An interesting parallel development is happening on the web. Once viewed narrowly as simply a place to find lower prices, web retailing is moving quickly to stake out new ground. Locational convenience, ease of shopping, speed of transaction, breadth of assortment, and other attributes make web retailing 3.0 look strategically more attractive.
For example, according to a recent NYT article, Brookstone, the hardware and housewares retailer, said it would introduce technology this week allowing visitors to browse a three-dimensional representation of a Brookstone store, with fixtures and signs common to all of the chain’s roughly 300 locations. The 3-D store closely resembles what one might see in the Second Life simulated world (except a missed keystroke will not accidentally take you to a virtual S & M club while searching for a gift for dad).
As in Second Life, Brookstone’s 3-D store lets users move freely through an animated world. In the store, when shoppers pause in front of a product, an item description appears, along with a link to a checkout page. For now, that link brings customers to a checkout page on Amazon, with which Brookstone has a marketing partnership.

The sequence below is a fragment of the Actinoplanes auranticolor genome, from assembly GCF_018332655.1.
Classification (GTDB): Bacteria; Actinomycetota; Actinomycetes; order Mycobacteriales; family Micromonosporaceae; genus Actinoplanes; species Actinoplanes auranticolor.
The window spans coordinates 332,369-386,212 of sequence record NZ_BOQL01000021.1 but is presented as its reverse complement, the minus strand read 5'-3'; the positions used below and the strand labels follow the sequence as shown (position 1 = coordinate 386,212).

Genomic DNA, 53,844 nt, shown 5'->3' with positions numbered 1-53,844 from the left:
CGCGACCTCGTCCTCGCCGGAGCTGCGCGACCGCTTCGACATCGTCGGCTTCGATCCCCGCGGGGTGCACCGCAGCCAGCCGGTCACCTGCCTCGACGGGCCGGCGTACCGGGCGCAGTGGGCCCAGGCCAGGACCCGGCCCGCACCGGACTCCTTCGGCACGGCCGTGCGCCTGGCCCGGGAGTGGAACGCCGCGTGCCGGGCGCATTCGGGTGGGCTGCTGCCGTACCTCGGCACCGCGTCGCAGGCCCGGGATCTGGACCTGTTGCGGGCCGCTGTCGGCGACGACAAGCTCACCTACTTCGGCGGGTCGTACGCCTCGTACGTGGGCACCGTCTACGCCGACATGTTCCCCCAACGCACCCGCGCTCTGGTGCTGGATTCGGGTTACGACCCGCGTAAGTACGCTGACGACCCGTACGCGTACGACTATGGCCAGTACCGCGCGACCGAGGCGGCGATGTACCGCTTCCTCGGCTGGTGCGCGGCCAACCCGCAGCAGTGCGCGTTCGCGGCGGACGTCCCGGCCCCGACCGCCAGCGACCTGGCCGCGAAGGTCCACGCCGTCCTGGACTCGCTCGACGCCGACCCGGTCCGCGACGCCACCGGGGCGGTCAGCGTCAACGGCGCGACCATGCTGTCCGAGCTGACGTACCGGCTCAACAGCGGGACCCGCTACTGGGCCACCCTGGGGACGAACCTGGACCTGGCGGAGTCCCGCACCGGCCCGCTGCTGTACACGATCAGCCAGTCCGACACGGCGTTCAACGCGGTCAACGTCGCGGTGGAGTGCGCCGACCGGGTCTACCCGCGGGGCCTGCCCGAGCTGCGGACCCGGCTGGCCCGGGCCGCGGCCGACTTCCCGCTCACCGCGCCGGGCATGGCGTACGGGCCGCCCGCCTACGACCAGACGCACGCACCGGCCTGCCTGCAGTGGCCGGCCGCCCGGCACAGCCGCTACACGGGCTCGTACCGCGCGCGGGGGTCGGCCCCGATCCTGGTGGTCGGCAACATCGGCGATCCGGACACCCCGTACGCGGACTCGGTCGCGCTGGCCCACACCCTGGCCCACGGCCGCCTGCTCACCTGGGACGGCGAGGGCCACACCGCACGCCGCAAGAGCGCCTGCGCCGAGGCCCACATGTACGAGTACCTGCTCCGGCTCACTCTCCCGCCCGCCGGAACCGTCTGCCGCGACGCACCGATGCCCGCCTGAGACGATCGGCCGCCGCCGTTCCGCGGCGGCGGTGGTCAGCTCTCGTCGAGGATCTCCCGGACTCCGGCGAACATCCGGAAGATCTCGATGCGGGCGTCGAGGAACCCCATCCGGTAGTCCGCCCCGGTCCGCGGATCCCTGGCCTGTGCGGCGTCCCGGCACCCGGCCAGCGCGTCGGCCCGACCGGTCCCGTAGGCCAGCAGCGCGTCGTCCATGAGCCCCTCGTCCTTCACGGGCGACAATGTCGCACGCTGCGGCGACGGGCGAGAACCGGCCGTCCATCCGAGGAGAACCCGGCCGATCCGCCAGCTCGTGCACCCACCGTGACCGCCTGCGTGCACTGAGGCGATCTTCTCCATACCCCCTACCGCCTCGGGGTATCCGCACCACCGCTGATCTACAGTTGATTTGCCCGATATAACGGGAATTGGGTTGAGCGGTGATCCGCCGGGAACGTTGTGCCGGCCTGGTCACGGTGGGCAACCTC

And online merchants are introducing revolutionary new search features meant to take even more pain out of the typical shopping experience. Barnes & Noble recently introduced a revamped Web site that is heavy with taped interviews with authors and other video features meant to replicate the bookstore experience. But for buyers, not browsers, a major change to the search function will help speed them through the store’s roughly one million book choices.
These moves by online retailing merchants will continue to put pressure on traditional brick & mortar chains to evolve the customer experience in their stores as well. Expect some fascinating new retail developments over the next five to ten years.